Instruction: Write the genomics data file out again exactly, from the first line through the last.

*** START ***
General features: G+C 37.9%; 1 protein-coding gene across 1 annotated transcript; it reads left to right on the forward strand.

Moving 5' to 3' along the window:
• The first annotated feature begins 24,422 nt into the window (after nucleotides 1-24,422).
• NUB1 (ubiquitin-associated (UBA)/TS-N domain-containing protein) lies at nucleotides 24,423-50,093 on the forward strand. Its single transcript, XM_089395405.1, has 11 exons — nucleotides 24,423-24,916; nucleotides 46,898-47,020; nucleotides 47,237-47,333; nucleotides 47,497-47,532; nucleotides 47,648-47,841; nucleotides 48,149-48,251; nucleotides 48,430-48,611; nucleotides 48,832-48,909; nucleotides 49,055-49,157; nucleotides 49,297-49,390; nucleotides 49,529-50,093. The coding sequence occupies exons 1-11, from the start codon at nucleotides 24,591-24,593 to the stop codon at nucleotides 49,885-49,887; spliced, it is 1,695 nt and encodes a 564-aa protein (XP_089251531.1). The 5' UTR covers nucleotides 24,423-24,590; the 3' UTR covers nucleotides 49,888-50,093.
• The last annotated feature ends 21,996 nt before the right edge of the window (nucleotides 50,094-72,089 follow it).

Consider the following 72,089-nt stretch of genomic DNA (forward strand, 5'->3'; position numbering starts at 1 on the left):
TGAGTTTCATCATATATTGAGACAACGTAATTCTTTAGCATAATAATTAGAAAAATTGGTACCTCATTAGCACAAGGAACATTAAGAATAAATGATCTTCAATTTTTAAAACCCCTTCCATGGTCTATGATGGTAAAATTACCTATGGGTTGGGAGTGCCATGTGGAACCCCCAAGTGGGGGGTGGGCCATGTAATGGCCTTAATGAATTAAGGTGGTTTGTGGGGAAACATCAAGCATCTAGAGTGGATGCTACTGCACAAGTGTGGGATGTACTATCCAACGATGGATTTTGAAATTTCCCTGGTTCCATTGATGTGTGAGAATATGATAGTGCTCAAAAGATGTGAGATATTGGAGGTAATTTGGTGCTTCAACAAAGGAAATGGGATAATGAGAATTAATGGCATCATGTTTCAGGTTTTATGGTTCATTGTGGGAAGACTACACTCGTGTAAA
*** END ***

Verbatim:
General features: G+C 37.9%; 1 protein-coding gene across 1 annotated transcript; it reads left to right on the forward strand.

Moving 5' to 3' along the window:
• The first annotated feature begins 24,422 nt into the window (after nucleotides 1-24,422).
• NUB1 (ubiquitin-associated (UBA)/TS-N domain-containing protein) lies at nucleotides 24,423-50,093 on the forward strand. Its single transcript, XM_089395405.1, has 11 exons — nucleotides 24,423-24,916; nucleotides 46,898-47,020; nucleotides 47,237-47,333; nucleotides 47,497-47,532; nucleotides 47,648-47,841; nucleotides 48,149-48,251; nucleotides 48,430-48,611; nucleotides 48,832-48,909; nucleotides 49,055-49,157; nucleotides 49,297-49,390; nucleotides 49,529-50,093. The coding sequence occupies exons 1-11, from the start codon at nucleotides 24,591-24,593 to the stop codon at nucleotides 49,885-49,887; spliced, it is 1,695 nt and encodes a 564-aa protein (XP_089251531.1). The 5' UTR covers nucleotides 24,423-24,590; the 3' UTR covers nucleotides 49,888-50,093.
• The last annotated feature ends 21,996 nt before the right edge of the window (nucleotides 50,094-72,089 follow it).

Consider the following 72,089-nt stretch of genomic DNA (forward strand, 5'->3'; position numbering starts at 1 on the left):
TGAGTTTCATCATATATTGAGACAACGTAATTCTTTAGCATAATAATTAGAAAAATTGGTACCTCATTAGCACAAGGAACATTAAGAATAAATGATCTTCAATTTTTAAAACCCCTTCCATGGTCTATGATGGTAAAATTACCTATGGGTTGGGAGTGCCATGTGGAACCCCCAAGTGGGGGGTGGGCCATGTAATGGCCTTAATGAATTAAGGTGGTTTGTGGGGAAACATCAAGCATCTAGAGTGGATGCTACTGCACAAGTGTGGGATGTACTATCCAACGATGGATTTTGAAATTTCCCTGGTTCCATTGATGTGTGAGAATATGATAGTGCTCAAAAGATGTGAGATATTGGAGGTAATTTGGTGCTTCAACAAAGGAAATGGGATAATGAGAATTAATGGCATCATGTTTCAGGTTTTATGGTTCATTGTGGGAAGACTACACTCGTGTAAA